songs of Moses and Miriam in Exodus 15

Following is a translation of the songs of Moses and Miriam from Exodus 15 into dance and a song presented in the traditional Fang troubadour style (mvét oyeng) by the group Nkuwalong as part of a project by Bethany and Andrew Case. (Note that you can activate English, French and Spanish subtitles.)

blast of your nostrils

Targumim (or: Targums) are translations of the Hebrew Bible into Aramaic. They were translated and used when Jewish congregations increasingly could not understand the biblical Hebrew anymore. Targum Onqelos (also: Onkelos) is the name of the Aramaic translation of the Torah (the first five books of the Hebrew Bible) probably composed in Israel/Palestine in the 1st or 2nd century CE and later edited in Babylon in the 4th or 5th century, making it reflect Jewish Babylonian Aramaic. It is the most famous Aramaic translation and was widely used throughout the Jewish communities.

In many, but not all, cases the translation of Targum Onqelos avoids anthropomorphisms (attribution of human traits, emotions, or intentions) as they relate in the original Hebrew text to God.

The Hebrew of Exodus 15:8 that is translated in English as “blast of your nostrils” or similar is translated in Targum Onqelos as “word of your mouth.” (Source: Schochet 1966, p. 15)

addressing God with informality

Like many languages (but unlike Greek or Hebrew or English), Tuvan uses a formal vs. informal 2nd person pronoun (a familiar vs. a respectful “you”). Unlike other languages that have this feature, however, the translators of the Tuvan Bible have attempted to be very consistent in using the different forms of address in every case a 2nd person pronoun has to be used in the translation of the biblical text.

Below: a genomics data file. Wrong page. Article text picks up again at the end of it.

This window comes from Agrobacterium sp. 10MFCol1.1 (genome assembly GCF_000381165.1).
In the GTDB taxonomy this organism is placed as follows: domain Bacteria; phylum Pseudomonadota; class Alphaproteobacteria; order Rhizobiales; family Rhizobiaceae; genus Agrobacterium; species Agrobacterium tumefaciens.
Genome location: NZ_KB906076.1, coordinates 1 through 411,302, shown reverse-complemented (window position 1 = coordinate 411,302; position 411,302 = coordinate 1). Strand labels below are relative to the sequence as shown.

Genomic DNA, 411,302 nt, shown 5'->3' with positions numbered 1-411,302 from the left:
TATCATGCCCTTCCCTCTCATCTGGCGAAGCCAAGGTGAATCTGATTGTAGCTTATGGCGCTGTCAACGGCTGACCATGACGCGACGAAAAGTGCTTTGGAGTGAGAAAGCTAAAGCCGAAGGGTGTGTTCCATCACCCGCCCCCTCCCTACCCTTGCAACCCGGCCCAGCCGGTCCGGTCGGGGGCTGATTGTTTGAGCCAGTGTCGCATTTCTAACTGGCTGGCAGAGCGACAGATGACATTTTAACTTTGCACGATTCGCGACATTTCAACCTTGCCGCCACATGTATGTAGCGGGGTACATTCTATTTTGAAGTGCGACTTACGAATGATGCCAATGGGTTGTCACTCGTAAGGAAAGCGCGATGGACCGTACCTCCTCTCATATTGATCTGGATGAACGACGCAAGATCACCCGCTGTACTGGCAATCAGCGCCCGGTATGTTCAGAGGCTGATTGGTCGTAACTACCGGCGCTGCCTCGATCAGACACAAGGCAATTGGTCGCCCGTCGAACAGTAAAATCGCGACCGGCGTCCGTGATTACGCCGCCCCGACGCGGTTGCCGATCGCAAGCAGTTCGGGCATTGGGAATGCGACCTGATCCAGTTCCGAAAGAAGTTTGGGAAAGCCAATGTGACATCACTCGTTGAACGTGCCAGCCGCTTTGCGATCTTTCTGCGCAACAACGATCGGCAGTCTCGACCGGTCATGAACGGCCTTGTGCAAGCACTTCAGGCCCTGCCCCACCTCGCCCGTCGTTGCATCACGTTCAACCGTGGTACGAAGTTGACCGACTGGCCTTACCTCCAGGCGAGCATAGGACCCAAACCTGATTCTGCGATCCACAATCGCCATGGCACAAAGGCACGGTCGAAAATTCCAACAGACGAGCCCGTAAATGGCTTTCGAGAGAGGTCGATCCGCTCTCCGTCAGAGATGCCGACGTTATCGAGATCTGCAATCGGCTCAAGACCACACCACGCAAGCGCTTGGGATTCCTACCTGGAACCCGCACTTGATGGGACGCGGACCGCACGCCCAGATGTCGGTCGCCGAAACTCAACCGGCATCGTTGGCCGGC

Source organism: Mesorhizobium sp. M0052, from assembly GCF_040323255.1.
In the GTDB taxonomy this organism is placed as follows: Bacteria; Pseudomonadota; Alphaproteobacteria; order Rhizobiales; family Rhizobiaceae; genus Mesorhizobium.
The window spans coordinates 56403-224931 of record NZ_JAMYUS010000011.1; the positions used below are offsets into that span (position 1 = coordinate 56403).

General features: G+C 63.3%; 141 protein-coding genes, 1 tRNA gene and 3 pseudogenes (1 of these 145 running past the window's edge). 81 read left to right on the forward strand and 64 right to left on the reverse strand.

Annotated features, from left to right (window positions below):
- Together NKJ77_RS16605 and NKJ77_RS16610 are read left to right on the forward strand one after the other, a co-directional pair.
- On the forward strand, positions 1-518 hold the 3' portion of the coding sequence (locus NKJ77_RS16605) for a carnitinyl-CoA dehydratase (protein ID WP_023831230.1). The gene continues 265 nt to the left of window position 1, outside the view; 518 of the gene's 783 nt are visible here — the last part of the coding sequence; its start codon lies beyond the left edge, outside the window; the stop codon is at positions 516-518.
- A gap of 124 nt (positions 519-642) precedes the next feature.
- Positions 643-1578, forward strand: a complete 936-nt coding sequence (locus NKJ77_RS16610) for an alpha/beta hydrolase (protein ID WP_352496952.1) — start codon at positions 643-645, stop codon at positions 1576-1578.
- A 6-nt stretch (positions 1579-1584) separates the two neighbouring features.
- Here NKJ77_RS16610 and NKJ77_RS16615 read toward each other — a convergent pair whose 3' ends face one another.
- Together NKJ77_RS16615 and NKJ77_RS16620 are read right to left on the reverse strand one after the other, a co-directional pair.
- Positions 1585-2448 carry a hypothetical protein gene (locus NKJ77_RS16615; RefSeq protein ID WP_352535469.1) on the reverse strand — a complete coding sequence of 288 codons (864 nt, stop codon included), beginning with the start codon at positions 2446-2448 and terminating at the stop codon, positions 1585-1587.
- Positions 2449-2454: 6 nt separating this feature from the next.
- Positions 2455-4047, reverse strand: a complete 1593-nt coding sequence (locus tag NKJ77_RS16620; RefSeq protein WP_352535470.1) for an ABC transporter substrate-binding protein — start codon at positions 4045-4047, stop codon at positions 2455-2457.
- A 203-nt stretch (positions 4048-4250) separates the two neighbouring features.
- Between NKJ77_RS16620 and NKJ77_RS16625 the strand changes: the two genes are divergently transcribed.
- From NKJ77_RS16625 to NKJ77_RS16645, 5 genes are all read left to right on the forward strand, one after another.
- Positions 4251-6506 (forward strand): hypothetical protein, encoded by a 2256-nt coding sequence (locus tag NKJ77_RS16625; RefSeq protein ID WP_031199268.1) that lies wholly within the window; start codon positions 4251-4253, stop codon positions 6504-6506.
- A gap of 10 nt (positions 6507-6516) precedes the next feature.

As Voinov shows in Pronominal Theology in Translating the Gospels (in: The Bible Translator 2002, p. 210ff.), the choice to use either of the pronouns many times involved theo-logical judgment. While the formal pronoun can signal personal distance or a social/power distance between the speaker and addressee, the informal pronoun can indicate familiarity or social/power equality between speaker and addressee.

In these verses, in which humans address God, the informal, familiar pronoun is used that communicates closeness.

Voinov notes that “in the Tuvan Bible, God is only addressed with the informal pronoun. No exceptions. An interesting thing about this is that I’ve heard new Tuvan believers praying with the formal form to God until they are corrected by other Christians who tell them that God is close to us so we should address him with the informal pronoun. As a result, the informal pronoun is the only one that is used in praying to God among the Tuvan church.”

In Dutch translations, however, God is always addressed with the formal pronoun.